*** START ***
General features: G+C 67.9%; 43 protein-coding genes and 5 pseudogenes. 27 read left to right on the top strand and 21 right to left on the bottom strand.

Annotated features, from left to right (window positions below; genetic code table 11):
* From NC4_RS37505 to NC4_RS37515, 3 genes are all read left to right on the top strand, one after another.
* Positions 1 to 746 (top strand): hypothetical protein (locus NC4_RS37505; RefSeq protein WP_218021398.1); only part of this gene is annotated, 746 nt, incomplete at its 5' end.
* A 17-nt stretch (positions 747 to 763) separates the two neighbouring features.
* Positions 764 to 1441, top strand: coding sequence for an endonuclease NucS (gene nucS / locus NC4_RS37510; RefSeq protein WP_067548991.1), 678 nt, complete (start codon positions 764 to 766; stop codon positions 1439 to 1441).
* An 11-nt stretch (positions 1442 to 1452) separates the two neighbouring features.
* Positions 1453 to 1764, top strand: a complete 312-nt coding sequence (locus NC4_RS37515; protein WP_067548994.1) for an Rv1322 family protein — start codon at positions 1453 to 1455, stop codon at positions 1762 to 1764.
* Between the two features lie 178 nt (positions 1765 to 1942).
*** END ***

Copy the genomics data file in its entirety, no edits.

General features: G+C 67.9%; 43 protein-coding genes and 5 pseudogenes. 27 read left to right on the top strand and 21 right to left on the bottom strand.

Annotated features, from left to right (window positions below; genetic code table 11):
* From NC4_RS37505 to NC4_RS37515, 3 genes are all read left to right on the top strand, one after another.
* Positions 1 to 746 (top strand): hypothetical protein (locus NC4_RS37505; RefSeq protein WP_218021398.1); only part of this gene is annotated, 746 nt, incomplete at its 5' end.
* A 17-nt stretch (positions 747 to 763) separates the two neighbouring features.
* Positions 764 to 1441, top strand: coding sequence for an endonuclease NucS (gene nucS / locus NC4_RS37510; RefSeq protein WP_067548991.1), 678 nt, complete (start codon positions 764 to 766; stop codon positions 1439 to 1441).
* An 11-nt stretch (positions 1442 to 1452) separates the two neighbouring features.
* Positions 1453 to 1764, top strand: a complete 312-nt coding sequence (locus NC4_RS37515; protein WP_067548994.1) for an Rv1322 family protein — start codon at positions 1453 to 1455, stop codon at positions 1762 to 1764.
* Between the two features lie 178 nt (positions 1765 to 1942).